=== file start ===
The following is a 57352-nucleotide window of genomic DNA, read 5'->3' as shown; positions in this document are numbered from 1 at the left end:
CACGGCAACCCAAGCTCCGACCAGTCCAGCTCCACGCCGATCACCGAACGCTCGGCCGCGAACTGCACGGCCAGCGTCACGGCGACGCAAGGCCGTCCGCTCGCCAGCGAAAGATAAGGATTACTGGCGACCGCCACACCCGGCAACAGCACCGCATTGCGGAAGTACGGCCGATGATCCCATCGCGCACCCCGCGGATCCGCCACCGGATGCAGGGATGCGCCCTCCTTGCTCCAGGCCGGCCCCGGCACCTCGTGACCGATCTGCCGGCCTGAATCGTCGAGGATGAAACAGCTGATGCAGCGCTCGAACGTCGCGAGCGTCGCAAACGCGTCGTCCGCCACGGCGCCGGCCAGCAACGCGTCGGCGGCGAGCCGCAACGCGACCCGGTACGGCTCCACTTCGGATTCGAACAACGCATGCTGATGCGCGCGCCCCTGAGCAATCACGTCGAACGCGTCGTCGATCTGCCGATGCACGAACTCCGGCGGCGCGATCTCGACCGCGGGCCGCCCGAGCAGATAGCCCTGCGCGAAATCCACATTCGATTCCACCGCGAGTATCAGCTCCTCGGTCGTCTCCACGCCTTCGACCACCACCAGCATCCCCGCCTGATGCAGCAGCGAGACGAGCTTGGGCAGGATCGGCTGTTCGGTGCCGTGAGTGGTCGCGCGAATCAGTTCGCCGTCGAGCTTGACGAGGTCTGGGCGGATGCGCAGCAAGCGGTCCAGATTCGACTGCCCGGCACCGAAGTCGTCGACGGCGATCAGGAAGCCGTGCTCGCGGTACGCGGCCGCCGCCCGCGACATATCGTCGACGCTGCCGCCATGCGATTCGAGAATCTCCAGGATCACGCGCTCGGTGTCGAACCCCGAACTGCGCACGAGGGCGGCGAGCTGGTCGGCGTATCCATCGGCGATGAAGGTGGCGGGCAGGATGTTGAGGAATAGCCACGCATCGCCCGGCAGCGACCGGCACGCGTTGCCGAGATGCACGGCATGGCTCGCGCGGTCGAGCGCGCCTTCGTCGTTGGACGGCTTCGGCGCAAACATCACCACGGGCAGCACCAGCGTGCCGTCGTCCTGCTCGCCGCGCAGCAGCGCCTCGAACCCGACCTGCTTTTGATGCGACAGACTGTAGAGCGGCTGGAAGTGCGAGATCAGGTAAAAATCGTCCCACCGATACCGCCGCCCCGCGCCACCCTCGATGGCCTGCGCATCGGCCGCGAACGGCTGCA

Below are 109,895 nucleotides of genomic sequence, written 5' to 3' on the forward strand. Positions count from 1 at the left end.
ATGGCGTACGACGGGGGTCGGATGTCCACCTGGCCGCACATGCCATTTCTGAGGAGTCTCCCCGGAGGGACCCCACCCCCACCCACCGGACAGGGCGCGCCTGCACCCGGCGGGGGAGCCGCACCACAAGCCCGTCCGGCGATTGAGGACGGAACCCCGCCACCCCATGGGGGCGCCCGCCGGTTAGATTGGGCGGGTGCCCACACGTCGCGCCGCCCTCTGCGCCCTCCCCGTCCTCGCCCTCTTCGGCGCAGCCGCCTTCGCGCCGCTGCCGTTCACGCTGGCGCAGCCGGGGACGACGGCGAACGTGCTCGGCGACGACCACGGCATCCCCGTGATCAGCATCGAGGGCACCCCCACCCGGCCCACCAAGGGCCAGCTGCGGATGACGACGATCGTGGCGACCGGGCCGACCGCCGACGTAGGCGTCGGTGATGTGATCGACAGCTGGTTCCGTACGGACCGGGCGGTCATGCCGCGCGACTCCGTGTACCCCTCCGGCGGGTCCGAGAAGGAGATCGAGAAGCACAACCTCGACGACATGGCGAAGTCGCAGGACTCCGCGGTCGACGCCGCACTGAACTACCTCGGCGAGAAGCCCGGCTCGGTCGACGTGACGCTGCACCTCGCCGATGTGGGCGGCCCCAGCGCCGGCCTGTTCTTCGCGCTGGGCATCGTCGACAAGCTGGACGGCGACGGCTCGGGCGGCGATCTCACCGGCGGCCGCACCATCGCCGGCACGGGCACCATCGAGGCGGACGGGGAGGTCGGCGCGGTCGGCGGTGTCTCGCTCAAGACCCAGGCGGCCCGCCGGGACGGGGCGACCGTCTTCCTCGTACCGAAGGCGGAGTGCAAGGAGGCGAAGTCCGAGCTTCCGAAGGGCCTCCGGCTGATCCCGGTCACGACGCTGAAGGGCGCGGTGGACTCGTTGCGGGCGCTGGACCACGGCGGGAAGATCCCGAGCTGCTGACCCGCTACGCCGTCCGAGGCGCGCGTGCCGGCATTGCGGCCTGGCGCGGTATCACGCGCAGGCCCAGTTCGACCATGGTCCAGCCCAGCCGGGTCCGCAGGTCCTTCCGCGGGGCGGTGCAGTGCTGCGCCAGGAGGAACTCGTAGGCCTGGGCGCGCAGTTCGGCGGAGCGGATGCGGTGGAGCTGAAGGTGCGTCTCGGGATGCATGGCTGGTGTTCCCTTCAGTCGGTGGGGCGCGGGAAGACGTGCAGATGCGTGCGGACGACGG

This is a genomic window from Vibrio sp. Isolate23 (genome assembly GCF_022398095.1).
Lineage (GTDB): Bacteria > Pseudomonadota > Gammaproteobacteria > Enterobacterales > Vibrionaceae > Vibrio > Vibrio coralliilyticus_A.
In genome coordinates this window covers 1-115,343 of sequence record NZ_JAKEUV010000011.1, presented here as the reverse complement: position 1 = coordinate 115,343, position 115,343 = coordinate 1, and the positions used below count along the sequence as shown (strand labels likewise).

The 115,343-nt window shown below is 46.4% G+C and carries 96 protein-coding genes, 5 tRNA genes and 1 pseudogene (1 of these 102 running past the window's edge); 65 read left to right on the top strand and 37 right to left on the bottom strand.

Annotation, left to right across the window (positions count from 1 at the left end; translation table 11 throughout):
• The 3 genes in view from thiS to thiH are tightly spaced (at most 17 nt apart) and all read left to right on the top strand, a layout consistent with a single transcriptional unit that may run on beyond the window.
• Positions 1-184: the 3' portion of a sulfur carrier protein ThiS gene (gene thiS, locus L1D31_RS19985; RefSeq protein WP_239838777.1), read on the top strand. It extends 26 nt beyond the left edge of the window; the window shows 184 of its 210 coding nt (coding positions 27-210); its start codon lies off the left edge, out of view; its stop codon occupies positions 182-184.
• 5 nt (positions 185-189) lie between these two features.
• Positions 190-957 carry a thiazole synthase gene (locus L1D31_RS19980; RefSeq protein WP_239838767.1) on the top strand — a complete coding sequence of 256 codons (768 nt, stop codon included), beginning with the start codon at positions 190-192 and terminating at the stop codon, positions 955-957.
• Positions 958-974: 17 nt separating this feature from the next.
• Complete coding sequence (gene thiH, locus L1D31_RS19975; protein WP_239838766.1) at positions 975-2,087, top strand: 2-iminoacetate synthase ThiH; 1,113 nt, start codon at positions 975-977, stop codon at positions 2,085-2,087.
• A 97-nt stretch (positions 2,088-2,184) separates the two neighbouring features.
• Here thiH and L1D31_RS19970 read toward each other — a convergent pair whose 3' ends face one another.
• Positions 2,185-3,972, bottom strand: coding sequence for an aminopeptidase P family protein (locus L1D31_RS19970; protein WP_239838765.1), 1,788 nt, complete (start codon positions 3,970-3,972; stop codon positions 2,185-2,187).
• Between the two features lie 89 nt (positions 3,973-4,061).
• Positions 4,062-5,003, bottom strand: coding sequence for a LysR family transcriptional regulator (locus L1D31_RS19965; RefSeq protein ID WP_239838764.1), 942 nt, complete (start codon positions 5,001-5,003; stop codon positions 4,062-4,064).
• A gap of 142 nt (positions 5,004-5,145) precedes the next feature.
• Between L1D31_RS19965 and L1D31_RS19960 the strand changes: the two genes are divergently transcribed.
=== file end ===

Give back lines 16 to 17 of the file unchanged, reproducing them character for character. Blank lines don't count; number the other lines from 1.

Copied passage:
• A 97-nt stretch (positions 2,088-2,184) separates the two neighbouring features.
• Here thiH and L1D31_RS19970 read toward each other — a convergent pair whose 3' ends face one another.